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First impressions

June 1, 2008
I am really privileged to wear a lot of hats in dentistry. I get to lecture to thousands of dental professionals each year.

For more on this topic, go to www.dentaleconomics.com and search using the following key words: Common Sense Dentistry, team test calls, mystery patient calls, dental appointment roadblocks.

I am really privileged to wear a lot of hats in dentistry. I get to lecture to thousands of dental professionals each year. I also consult with many dental companies and even some dental offices. I get to practice dentistry on real live patients. I enjoy dentistry immensely because of the life-changing experiences I can create for both patients and other dentists.

One of my hats is lecturer in my seminars presented by Common Sense Dentistry. One of the most popular programs that Common Sense Dentistry offers includes affordable monthly consulting teleconferences, which are calls to your office where we listen to how patients are greeted and talked to by team members. These kinds of calls are normally referred to in dentistry as “team test calls” or “mystery patient calls.” They are often incredible eye openers. For this program, my project manager, David Malcmacher, makes many calls and is constantly amazed by the results.

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One of the biggest issues that routinely comes up in a variety of dental offices is when David tries to make an actual appointment. It is disheartening and mind boggling to hear the number of stumbling blocks that some team members have been trained to place before patients to prevent an appointment.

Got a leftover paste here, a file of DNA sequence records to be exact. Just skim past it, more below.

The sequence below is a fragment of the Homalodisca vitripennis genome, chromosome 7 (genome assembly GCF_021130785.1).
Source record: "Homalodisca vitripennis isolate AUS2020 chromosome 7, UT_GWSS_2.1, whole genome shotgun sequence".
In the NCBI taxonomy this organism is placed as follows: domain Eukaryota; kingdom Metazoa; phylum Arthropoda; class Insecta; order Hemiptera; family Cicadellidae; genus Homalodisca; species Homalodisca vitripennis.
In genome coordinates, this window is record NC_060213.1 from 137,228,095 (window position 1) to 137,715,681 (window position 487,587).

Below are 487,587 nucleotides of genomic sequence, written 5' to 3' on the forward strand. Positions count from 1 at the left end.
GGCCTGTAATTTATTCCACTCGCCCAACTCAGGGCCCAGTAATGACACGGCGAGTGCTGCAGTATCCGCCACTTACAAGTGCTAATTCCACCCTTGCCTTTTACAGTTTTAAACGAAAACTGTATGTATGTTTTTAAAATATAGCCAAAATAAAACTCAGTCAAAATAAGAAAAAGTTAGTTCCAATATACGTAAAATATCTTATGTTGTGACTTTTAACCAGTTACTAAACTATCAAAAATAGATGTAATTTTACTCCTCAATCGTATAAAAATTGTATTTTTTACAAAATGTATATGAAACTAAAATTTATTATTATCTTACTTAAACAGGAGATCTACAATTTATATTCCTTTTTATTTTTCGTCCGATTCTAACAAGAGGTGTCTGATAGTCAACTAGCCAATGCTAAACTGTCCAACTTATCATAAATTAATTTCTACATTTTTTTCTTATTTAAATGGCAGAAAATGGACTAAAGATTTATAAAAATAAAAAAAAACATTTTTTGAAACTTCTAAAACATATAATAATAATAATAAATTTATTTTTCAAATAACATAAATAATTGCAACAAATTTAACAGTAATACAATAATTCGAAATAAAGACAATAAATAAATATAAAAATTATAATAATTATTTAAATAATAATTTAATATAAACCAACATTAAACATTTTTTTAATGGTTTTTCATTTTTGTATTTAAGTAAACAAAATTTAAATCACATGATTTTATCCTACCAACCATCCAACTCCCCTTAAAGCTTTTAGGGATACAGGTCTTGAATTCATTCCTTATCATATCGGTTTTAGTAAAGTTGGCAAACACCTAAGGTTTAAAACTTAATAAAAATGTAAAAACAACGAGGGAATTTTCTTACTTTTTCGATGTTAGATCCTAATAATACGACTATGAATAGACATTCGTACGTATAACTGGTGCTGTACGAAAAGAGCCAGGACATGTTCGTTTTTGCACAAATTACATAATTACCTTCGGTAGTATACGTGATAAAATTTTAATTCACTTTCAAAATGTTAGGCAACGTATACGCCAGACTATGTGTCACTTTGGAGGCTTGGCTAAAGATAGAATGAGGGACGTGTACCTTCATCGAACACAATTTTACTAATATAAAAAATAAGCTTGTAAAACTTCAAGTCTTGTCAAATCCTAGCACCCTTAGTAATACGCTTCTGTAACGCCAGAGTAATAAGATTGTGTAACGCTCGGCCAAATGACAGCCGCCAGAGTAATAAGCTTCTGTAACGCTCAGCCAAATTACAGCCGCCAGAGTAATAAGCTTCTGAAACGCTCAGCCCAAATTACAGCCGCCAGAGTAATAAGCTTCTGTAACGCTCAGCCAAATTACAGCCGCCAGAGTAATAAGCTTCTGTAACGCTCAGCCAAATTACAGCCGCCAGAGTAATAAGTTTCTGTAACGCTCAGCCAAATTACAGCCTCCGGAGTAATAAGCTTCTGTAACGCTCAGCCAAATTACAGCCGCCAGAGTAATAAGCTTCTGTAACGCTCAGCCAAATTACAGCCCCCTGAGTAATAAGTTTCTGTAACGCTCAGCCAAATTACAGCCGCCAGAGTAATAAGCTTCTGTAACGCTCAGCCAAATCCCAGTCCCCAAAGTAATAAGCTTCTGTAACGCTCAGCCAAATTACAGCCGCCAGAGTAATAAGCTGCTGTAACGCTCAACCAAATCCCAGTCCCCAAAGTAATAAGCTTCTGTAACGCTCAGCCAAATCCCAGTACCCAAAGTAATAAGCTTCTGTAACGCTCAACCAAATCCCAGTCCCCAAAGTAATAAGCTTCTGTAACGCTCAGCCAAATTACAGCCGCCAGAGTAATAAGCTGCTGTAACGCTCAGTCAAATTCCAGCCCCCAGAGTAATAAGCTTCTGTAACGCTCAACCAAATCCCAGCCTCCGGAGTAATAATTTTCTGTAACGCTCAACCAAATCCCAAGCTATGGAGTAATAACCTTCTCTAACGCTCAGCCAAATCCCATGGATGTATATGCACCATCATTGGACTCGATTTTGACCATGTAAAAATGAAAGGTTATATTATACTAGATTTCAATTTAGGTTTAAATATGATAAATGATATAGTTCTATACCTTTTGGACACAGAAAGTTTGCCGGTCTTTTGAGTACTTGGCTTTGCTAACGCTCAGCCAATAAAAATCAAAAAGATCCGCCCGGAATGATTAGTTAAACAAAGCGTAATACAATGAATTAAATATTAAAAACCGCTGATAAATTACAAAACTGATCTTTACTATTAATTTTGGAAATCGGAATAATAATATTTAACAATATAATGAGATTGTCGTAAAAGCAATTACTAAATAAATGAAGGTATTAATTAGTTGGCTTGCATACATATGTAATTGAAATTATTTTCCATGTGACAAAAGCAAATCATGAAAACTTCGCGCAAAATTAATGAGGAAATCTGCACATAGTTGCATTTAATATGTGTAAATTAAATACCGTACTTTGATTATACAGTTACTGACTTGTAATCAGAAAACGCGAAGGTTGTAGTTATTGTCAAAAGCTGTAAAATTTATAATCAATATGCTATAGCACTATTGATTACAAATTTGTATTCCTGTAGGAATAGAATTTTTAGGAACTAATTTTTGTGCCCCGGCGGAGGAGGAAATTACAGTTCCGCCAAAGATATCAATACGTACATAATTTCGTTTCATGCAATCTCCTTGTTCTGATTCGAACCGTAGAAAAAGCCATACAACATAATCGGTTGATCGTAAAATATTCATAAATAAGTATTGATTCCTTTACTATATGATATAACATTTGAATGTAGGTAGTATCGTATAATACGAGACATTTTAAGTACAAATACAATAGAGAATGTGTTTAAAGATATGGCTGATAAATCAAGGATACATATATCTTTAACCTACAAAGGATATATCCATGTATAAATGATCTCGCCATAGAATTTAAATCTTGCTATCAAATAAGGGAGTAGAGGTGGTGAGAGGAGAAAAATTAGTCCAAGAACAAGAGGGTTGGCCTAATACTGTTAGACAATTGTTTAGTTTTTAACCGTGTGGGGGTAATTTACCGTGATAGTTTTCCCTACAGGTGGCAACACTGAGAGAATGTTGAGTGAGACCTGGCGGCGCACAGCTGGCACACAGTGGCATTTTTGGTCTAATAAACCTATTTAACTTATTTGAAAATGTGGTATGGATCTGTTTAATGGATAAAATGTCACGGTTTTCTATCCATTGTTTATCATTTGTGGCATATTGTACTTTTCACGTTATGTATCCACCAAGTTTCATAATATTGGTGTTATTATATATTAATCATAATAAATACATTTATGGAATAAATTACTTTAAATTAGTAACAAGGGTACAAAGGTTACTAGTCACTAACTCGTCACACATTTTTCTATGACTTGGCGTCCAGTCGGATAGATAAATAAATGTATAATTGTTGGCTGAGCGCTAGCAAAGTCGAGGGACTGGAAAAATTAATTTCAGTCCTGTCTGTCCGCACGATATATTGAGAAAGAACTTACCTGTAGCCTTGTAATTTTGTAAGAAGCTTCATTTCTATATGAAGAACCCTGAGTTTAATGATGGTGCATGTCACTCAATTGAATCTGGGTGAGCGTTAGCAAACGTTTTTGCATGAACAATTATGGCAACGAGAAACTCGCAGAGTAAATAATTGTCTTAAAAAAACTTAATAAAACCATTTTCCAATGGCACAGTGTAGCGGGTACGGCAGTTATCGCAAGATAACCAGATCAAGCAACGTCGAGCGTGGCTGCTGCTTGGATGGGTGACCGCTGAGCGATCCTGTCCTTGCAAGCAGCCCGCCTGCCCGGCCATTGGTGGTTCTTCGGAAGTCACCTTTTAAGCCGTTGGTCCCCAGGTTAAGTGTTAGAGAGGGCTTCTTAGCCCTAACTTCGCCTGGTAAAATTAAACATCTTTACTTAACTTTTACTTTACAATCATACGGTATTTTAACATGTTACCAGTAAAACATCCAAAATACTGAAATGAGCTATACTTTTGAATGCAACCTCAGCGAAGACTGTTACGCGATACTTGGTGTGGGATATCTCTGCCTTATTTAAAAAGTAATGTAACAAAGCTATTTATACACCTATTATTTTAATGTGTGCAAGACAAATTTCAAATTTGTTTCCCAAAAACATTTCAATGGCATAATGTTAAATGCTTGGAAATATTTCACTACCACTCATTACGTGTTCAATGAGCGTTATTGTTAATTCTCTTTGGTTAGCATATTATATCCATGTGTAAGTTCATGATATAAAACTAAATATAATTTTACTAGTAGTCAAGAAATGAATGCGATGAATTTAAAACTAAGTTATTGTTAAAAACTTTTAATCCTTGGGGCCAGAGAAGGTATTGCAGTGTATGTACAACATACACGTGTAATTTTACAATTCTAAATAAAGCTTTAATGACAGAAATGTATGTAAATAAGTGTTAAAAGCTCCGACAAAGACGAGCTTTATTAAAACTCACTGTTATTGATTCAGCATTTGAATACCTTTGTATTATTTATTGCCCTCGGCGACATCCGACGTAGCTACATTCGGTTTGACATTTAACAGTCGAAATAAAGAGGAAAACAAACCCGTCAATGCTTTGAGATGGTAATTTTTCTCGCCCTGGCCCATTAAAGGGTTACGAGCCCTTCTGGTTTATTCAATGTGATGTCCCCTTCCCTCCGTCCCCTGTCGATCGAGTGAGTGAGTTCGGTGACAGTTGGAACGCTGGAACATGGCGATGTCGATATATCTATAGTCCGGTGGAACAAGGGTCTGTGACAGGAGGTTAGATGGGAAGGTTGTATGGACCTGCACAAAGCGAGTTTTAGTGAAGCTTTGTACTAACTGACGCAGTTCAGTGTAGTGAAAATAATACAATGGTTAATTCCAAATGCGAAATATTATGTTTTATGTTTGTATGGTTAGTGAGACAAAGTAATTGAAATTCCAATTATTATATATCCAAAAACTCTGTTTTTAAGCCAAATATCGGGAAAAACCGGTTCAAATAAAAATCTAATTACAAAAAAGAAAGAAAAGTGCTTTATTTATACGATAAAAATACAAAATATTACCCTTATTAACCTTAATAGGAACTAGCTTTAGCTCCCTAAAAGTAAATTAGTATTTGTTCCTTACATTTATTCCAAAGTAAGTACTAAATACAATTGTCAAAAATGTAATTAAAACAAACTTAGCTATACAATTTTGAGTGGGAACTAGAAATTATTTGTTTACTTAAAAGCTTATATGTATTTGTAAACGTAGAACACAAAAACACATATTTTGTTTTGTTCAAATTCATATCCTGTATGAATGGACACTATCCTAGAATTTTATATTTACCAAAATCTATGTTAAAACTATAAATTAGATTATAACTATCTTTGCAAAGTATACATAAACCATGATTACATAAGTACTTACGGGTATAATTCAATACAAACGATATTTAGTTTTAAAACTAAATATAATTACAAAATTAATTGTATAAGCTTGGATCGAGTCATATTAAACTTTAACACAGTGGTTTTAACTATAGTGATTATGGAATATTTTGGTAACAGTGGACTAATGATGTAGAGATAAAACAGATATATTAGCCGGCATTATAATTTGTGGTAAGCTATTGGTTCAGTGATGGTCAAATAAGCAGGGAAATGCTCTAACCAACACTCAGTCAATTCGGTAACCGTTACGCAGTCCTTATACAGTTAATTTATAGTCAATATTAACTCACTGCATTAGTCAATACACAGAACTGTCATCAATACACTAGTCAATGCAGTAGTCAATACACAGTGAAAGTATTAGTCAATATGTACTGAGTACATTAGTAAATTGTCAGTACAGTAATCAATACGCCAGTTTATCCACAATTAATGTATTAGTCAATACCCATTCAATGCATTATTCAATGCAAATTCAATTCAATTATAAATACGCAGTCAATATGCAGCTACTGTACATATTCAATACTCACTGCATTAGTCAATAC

One of the biggest roadblocks that dental offices put up is the insurance roadblock. The office manager will nicely ask if the patient has dental insurance, and if they do, what kind of insurance. If the office doesn't take the plan, many of the people on the phone go into the “We don't take that insurance” mode and send the patient away. Now I understand why this is happening. The office manager doesn't see the point of wasting everyone's time by putting people in the schedule that may go elsewhere based upon their insurance.

What I am suggesting, however, is that the office managers be trained to listen more carefully to patients regarding why they're calling. If a patient says, “Mary Jones is a good friend of mine and she referred me to your office. I would like to get whitening so my teeth look as nice as hers,” make the appointment regardless of insurance. This is a huge mistake that is happening every day, and I would bet it is happening in your office.

The teeth whitening or elective esthetic procedures are not covered by insurance anyway, so it doesn't make any difference what insurance the caller has.

Another common roadblock we see in these team test calls is the time roadblock. David recently called me after making a number of these calls and was happy to report that dentists are obviously doing quite well. I asked him how he got that idea.

He said that eight out of the 10 offices he just called could not give him an appointment until May for a routine recall exam, prophylaxis, and sensitive tooth he was supposedly calling about.

This happened in February, and eight out of 10 offices could not give him an appointment until May! I bet that it is more of a problem for most of the dentists reading this than you would imagine.

You need to train the right people and lead the right team so that your office removes any obstacles and barriers put up to people wanting to come in as new patients or for treatment. The right people with the right training will fill your schedule and keep your office running smoothly. Find them, train them, and you will reap the benefits.

Dr. Louis Malcmacher is a practicing general dentist in Bay Village, Ohio, and an internationally known lecturer, author, and dental consultant known for his comprehensive and entertaining style. You may contact him at (440) 892-1810, or e-mail [email protected]. For information on monthly consulting programs, audio CDs, and free monthly e-newsletter, go to www.commonsensedentistry.com.

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